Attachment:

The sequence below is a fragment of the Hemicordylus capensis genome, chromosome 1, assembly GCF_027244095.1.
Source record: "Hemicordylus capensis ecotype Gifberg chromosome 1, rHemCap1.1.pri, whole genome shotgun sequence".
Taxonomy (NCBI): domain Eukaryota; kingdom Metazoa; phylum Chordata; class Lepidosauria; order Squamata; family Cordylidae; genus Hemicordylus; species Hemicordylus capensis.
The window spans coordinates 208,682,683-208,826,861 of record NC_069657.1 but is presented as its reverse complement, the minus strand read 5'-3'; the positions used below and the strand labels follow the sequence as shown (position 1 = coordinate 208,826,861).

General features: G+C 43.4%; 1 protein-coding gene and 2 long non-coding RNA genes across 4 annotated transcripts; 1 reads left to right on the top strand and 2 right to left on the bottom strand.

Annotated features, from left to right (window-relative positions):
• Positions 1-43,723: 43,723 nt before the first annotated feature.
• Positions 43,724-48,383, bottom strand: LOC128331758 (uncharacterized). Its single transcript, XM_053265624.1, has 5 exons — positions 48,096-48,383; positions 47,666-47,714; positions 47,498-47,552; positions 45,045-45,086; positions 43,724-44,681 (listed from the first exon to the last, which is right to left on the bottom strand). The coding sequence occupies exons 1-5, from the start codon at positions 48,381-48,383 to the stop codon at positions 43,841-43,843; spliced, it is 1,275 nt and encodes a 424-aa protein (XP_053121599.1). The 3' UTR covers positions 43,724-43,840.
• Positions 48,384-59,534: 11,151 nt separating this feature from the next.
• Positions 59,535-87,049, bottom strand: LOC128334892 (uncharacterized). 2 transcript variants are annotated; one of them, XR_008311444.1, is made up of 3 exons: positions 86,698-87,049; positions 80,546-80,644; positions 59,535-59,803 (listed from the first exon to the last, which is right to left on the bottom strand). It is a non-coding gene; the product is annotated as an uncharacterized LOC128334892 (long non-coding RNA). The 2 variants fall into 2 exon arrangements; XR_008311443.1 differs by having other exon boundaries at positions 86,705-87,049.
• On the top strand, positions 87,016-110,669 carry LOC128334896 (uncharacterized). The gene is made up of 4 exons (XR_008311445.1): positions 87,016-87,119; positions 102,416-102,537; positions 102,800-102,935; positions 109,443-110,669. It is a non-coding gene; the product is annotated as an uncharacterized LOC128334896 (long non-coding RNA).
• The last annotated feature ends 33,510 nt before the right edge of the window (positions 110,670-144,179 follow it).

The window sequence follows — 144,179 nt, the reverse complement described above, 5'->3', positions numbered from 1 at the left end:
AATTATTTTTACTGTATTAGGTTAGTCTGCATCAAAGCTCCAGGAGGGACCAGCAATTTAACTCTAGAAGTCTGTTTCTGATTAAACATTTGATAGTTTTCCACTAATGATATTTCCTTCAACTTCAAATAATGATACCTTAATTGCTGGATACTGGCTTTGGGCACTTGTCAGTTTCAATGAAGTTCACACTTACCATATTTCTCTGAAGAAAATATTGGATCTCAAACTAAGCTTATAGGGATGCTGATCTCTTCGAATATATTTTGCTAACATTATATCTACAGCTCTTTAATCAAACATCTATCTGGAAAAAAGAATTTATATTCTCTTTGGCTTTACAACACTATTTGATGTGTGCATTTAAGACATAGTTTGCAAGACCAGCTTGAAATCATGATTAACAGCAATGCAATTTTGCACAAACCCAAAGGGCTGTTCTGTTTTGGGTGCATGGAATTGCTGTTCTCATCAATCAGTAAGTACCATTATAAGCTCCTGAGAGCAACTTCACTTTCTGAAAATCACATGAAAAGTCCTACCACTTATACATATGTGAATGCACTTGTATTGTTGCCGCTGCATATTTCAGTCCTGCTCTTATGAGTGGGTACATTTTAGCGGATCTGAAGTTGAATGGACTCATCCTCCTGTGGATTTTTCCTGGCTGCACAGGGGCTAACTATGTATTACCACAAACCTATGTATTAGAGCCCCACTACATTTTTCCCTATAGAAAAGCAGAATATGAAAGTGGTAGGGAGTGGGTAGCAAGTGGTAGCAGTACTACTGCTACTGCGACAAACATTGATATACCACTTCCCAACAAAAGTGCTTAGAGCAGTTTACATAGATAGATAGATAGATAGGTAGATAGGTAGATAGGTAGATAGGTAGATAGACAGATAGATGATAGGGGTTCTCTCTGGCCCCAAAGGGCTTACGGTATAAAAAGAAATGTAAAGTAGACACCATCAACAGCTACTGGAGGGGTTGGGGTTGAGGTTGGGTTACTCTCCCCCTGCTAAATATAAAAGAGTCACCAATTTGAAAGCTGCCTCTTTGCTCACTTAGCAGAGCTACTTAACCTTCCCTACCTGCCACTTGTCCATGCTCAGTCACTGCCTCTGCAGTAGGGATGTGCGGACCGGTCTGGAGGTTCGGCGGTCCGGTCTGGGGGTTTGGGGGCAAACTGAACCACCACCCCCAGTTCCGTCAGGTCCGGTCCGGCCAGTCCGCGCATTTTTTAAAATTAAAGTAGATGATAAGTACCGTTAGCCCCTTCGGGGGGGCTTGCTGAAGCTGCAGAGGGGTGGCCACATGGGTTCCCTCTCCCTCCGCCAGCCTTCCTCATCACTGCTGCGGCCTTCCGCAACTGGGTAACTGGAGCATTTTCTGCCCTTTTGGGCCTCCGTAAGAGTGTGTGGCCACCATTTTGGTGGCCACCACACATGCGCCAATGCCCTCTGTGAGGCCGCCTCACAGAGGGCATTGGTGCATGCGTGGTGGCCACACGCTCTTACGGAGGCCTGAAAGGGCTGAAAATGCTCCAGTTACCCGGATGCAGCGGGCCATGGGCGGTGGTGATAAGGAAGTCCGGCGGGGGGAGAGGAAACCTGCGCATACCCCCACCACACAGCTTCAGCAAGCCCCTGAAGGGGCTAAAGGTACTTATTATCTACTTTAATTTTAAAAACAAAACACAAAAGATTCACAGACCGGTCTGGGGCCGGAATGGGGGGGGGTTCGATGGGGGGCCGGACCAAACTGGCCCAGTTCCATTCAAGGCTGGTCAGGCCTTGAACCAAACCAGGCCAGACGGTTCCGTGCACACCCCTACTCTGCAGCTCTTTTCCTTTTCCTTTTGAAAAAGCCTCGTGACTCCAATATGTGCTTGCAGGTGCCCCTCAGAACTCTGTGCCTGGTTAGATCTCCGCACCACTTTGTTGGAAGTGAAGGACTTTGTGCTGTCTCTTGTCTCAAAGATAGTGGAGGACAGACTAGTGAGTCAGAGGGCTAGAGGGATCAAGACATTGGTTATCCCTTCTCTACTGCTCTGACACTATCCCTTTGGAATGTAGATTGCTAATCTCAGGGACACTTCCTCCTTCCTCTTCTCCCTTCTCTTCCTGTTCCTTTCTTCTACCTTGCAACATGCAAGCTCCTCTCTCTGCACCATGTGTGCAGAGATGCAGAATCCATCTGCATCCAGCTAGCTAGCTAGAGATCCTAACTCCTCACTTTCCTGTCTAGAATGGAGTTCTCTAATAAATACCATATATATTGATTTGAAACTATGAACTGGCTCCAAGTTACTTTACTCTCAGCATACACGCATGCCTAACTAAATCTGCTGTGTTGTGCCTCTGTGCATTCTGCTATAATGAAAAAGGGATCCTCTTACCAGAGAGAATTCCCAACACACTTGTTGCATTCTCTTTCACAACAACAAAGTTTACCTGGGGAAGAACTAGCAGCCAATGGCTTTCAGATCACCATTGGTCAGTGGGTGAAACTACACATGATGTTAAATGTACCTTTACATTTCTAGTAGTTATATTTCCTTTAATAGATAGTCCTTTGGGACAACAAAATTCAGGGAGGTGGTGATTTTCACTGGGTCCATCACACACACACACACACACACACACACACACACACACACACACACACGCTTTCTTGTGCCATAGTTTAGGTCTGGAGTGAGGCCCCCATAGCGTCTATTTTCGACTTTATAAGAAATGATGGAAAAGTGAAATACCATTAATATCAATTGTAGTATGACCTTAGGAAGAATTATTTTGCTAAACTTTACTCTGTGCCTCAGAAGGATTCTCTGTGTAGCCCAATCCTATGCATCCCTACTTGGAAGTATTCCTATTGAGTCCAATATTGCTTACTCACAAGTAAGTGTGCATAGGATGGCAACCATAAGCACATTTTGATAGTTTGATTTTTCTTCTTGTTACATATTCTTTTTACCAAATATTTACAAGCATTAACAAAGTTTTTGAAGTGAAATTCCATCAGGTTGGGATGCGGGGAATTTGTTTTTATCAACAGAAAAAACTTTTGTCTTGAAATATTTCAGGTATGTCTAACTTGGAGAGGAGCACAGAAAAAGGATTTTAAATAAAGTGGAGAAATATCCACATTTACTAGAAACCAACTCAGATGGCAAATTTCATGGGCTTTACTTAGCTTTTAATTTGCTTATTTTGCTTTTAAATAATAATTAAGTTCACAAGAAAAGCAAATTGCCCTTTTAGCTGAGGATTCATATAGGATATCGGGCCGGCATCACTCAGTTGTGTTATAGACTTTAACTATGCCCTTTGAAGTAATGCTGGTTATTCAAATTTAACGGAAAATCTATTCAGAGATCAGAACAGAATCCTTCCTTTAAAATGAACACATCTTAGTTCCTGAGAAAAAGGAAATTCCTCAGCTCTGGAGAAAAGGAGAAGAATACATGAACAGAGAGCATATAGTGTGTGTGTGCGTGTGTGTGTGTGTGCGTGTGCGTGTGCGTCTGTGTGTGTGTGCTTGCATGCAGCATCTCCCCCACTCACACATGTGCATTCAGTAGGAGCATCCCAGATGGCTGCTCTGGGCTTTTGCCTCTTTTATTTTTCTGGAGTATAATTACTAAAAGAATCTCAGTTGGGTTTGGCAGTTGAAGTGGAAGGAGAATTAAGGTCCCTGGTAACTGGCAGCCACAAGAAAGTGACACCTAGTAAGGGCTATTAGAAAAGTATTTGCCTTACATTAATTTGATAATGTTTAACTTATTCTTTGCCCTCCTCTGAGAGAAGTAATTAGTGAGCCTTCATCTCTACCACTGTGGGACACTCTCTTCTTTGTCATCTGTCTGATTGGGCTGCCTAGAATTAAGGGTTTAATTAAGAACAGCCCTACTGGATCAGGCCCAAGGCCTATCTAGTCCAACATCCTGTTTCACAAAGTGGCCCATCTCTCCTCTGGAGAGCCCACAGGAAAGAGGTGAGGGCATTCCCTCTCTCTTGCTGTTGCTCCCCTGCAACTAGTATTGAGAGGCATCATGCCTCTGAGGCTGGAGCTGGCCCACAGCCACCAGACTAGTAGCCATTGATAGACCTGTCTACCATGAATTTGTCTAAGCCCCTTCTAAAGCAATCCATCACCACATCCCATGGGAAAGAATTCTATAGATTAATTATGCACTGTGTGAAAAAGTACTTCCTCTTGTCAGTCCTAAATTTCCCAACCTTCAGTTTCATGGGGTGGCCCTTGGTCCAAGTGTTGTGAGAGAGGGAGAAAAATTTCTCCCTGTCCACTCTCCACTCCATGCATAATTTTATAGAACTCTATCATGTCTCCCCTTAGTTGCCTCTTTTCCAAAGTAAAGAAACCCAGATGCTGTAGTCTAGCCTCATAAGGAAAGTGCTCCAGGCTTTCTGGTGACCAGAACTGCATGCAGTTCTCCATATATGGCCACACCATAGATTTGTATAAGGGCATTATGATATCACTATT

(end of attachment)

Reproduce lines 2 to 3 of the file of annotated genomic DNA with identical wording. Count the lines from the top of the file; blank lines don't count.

Source record: "Hemicordylus capensis ecotype Gifberg chromosome 1, rHemCap1.1.pri, whole genome shotgun sequence".
Taxonomy (NCBI): domain Eukaryota; kingdom Metazoa; phylum Chordata; class Lepidosauria; order Squamata; family Cordylidae; genus Hemicordylus; species Hemicordylus capensis.